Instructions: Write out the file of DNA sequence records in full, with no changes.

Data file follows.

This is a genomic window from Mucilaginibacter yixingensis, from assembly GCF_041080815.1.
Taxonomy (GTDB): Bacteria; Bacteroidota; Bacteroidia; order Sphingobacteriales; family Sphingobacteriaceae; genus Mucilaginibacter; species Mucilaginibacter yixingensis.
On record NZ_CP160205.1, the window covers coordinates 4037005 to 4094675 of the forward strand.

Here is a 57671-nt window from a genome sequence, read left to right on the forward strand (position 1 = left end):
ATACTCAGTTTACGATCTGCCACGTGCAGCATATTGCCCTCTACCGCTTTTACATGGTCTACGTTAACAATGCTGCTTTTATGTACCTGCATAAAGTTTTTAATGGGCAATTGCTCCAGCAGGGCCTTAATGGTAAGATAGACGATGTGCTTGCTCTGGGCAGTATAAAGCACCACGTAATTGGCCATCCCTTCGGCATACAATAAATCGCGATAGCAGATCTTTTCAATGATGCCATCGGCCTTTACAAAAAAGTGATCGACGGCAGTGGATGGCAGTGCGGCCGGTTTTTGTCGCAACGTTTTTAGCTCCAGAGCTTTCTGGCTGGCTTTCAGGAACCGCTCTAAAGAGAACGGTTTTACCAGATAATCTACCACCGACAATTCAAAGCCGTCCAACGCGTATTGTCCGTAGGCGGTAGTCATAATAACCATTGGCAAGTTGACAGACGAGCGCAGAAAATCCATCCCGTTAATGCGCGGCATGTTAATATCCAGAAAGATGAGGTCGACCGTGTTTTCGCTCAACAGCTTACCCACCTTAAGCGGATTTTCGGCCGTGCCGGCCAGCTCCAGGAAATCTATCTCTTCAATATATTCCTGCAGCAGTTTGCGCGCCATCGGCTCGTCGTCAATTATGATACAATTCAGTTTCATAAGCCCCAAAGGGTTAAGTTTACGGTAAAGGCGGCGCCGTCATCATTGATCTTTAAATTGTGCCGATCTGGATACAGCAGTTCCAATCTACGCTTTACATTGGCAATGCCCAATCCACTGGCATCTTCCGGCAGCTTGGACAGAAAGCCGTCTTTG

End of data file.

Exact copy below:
This is a genomic window from Mucilaginibacter yixingensis, from assembly GCF_041080815.1.
Taxonomy (GTDB): Bacteria; Bacteroidota; Bacteroidia; order Sphingobacteriales; family Sphingobacteriaceae; genus Mucilaginibacter; species Mucilaginibacter yixingensis.
On record NZ_CP160205.1, the window covers coordinates 4037005 to 4094675 of the forward strand.

Here is a 57671-nt window from a genome sequence, read left to right on the forward strand (position 1 = left end):
ATACTCAGTTTACGATCTGCCACGTGCAGCATATTGCCCTCTACCGCTTTTACATGGTCTACGTTAACAATGCTGCTTTTATGTACCTGCATAAAGTTTTTAATGGGCAATTGCTCCAGCAGGGCCTTAATGGTAAGATAGACGATGTGCTTGCTCTGGGCAGTATAAAGCACCACGTAATTGGCCATCCCTTCGGCATACAATAAATCGCGATAGCAGATCTTTTCAATGATGCCATCGGCCTTTACAAAAAAGTGATCGACGGCAGTGGATGGCAGTGCGGCCGGTTTTTGTCGCAACGTTTTTAGCTCCAGAGCTTTCTGGCTGGCTTTCAGGAACCGCTCTAAAGAGAACGGTTTTACCAGATAATCTACCACCGACAATTCAAAGCCGTCCAACGCGTATTGTCCGTAGGCGGTAGTCATAATAACCATTGGCAAGTTGACAGACGAGCGCAGAAAATCCATCCCGTTAATGCGCGGCATGTTAATATCCAGAAAGATGAGGTCGACCGTGTTTTCGCTCAACAGCTTACCCACCTTAAGCGGATTTTCGGCCGTGCCGGCCAGCTCCAGGAAATCTATCTCTTCAATATATTCCTGCAGCAGTTTGCGCGCCATCGGCTCGTCGTCAATTATGATACAATTCAGTTTCATAAGCCCCAAAGGGTTAAGTTTACGGTAAAGGCGGCGCCGTCATCATTGATCTTTAAATTGTGCCGATCTGGATACAGCAGTTCCAATCTACGCTTTACATTGGCAATGCCCAATCCACTGGCATCTTCCGGCAGCTTGGACAGAAAGCCGTCTTTG